A significant number of office-based physician practices have yet to implement an electronic health record (EHR), according to Sage Healthcare Division, a developer of EHRs. But their implementation “continues to grow as an increasing number of physicians and staff gain a better understanding of the efficiency and cost-saving benefits,” according to a recent company survey. It notes that federal “meaningful use” incentives are still one of the strongest drivers for most physicians (64 percent) to implement EHR technology, but for 32 percent of those who are in the market for an EHR, insufficient capital is still a key challenge.… The Government Accounting Office surveyed officials in insurance departments in all the states and the District of Columbia about their practices for overseeing premium rates in 2010 and changes they have begun making to enhance their oversight. The GAO noted widespread variability in reviewing, approving, or disapproving rate filings submitted by insurance carriers. Respondents from 38 states reported that all rate filings were reviewed before the rates took effect, while others reported reviewing at least some rate filings after the rates took effect. The types of information they reported reviewing varied, too. For example, nearly all reviewed trends in medical costs and services, but fewer than half reported reviewing carrier capital levels compared to state minimum levels.... Transitions in care are vulnerable periods for patients during hospitalization and a new study suggests admission to the intensive care unit is associated with an especially high risk of medication discontinuation. A study in the August issue of the Journal of the American Medical Association found that patients admitted to the hospital were more likely to experience unintentional discontinuation of medications than a control group. This applied across all medication groups examined. Getting admitted to an ICU was associated with greater risk of medication discontinuation than when hospitalization was not through the ICU, the researchers found.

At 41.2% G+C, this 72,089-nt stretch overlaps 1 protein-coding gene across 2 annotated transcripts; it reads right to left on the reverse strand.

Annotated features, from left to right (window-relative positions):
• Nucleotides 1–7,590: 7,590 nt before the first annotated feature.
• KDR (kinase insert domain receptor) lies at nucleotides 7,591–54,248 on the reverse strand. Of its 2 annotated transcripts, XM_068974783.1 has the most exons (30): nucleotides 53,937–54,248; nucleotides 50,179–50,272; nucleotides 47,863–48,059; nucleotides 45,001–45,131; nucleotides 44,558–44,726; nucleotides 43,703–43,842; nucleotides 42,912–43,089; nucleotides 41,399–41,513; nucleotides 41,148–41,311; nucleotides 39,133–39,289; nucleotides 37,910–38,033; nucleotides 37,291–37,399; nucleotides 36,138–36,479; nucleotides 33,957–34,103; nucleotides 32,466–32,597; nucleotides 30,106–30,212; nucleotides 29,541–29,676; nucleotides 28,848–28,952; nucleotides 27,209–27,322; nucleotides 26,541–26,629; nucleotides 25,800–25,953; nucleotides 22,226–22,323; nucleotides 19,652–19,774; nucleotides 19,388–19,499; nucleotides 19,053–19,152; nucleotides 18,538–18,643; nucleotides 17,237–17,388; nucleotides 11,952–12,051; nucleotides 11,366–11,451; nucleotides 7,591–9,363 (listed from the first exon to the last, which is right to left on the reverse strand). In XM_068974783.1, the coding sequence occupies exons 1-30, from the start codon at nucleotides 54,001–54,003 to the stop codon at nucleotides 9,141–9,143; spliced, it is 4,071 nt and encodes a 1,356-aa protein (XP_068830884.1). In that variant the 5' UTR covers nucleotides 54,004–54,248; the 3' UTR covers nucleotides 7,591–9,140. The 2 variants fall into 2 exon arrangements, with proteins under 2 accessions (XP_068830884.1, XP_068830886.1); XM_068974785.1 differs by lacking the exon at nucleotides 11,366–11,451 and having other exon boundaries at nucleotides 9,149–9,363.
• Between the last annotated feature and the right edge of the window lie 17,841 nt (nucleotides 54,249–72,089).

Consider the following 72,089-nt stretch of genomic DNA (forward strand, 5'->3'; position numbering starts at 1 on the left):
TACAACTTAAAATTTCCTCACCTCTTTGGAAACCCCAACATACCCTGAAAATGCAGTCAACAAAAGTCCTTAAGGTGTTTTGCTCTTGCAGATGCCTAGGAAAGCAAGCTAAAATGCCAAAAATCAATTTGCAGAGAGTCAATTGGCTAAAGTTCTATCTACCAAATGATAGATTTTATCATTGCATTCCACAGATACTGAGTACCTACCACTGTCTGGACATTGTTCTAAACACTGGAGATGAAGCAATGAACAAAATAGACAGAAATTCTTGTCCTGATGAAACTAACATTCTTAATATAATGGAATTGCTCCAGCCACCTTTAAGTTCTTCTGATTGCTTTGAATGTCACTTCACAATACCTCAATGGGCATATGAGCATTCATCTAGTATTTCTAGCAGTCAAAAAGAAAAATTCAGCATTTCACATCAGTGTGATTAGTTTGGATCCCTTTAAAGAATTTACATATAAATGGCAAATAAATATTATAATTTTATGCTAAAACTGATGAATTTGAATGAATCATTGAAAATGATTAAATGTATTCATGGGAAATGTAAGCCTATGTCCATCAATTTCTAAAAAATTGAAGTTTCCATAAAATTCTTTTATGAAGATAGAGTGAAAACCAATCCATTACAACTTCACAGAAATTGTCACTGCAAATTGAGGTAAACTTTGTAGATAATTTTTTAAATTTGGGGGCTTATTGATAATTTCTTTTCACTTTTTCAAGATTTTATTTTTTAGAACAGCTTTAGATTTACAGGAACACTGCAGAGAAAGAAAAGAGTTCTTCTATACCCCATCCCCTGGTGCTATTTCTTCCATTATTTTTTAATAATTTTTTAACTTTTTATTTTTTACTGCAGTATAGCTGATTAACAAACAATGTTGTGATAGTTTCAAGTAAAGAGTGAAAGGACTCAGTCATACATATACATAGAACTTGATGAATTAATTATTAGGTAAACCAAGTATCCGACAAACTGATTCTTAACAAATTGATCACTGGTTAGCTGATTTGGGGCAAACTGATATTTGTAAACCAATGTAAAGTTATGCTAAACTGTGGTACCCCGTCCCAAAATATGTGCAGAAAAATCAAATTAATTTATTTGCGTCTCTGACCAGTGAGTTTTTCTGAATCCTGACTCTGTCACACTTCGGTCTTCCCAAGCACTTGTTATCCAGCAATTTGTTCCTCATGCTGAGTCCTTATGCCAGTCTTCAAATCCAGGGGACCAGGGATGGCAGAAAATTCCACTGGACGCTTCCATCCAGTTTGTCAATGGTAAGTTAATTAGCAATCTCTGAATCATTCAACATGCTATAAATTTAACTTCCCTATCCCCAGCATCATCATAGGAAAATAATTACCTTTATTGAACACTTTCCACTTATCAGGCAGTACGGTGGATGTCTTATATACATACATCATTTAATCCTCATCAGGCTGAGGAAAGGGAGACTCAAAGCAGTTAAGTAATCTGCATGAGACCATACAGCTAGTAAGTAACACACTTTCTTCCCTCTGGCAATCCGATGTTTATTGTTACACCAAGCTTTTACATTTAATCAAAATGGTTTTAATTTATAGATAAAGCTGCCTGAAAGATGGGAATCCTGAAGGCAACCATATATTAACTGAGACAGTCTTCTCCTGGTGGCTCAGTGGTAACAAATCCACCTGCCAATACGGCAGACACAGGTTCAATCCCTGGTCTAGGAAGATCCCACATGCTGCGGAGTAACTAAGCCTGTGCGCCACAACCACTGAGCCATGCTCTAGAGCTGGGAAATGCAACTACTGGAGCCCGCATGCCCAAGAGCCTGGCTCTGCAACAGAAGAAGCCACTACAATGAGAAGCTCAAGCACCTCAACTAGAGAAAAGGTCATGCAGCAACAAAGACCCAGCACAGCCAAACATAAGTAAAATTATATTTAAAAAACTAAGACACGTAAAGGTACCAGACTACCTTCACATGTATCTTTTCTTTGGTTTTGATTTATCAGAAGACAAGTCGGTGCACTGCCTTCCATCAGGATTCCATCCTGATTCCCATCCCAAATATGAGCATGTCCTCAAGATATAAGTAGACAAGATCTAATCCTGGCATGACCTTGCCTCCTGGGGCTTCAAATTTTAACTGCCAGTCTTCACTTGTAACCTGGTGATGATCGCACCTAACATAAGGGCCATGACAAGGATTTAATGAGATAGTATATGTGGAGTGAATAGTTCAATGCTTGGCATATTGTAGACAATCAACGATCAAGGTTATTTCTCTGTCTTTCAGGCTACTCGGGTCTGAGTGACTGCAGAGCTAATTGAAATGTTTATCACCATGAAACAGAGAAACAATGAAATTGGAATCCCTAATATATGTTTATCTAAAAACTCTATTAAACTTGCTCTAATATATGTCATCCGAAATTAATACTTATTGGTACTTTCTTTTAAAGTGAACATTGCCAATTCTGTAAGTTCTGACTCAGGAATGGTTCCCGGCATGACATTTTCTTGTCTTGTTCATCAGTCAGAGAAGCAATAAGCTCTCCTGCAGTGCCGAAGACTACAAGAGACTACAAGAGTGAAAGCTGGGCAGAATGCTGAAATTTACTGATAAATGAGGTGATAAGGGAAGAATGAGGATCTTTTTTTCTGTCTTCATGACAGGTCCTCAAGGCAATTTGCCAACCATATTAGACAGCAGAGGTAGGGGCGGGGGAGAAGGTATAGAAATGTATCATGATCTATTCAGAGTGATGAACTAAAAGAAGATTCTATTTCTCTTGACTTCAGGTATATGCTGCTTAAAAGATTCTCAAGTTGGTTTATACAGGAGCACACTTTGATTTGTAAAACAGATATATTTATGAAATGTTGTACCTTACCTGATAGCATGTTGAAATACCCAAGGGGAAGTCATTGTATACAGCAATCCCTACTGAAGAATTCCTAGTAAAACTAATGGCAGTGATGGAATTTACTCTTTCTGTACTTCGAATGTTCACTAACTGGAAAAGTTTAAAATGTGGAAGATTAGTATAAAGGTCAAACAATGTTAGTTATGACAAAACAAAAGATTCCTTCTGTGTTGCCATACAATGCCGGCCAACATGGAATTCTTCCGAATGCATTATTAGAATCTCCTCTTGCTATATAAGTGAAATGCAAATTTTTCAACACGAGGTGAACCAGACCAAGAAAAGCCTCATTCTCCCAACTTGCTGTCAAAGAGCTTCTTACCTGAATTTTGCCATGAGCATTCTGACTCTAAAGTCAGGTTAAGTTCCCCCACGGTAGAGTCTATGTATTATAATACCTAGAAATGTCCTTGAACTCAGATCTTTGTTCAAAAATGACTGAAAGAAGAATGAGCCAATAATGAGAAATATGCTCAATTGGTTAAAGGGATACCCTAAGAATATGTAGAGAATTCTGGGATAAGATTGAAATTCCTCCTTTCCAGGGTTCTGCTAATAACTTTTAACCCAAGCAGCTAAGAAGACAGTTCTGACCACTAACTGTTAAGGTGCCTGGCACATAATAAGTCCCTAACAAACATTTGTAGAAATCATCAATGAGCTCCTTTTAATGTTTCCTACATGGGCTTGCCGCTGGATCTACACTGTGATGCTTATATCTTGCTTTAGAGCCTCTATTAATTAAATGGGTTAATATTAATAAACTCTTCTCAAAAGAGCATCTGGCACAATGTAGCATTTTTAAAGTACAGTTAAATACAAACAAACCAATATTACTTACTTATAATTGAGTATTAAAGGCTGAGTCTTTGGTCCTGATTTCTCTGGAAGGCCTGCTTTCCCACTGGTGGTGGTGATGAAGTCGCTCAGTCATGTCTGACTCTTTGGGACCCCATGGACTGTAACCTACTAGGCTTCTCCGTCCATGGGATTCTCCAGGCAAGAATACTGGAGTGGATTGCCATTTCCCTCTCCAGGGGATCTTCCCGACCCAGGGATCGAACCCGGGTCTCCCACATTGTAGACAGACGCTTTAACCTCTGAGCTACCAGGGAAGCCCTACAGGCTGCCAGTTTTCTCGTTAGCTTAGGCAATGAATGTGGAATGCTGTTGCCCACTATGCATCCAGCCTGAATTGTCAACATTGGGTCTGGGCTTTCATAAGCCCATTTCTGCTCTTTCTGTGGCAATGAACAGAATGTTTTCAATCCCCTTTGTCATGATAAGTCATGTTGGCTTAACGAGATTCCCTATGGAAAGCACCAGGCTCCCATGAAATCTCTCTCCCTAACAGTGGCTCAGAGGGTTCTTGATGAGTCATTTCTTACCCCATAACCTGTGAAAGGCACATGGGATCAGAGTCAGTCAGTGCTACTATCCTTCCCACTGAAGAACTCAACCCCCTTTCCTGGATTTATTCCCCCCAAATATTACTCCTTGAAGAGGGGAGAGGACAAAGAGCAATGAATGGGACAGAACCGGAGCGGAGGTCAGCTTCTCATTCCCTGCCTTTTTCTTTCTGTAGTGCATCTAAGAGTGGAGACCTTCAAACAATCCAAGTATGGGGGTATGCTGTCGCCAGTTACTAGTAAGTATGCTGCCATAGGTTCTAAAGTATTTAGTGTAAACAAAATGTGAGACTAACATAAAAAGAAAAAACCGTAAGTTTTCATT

Managed Care’s Top Ten Articles of 2016
There’s a lot more going on in health care than mergers (Aetna-Humana, Anthem-Cigna) creating huge players. Hundreds of insurers operate in 50 different states. Self-insured employers, ACA public exchanges, Medicare Advantage, and Medicaid managed care plans crowd an increasingly complex market.
They bring a different mindset. They’re willing to work in teams and focus on the sort of evidence-based medicine that can guide health care’s transformation into a system based on value. One question: How well will this new generation of data-driven MDs deal with patients?
A flood of tests have insurers ramping up prior authorization and utilization review. Information overload is a problem. As doctors struggle to keep up, health plans need to get ahead of the development of the technology in order to successfully manage genetic testing appropriately.
More companies are self-insuring—and it’s not just large employers that are striking out on their own. The percentage of employers who fully self-insure increased by 44% in 1999 to 63% in 2015. Self-insurance may give employers more control over benefit packages, and stop-loss protects them against uncapped liability.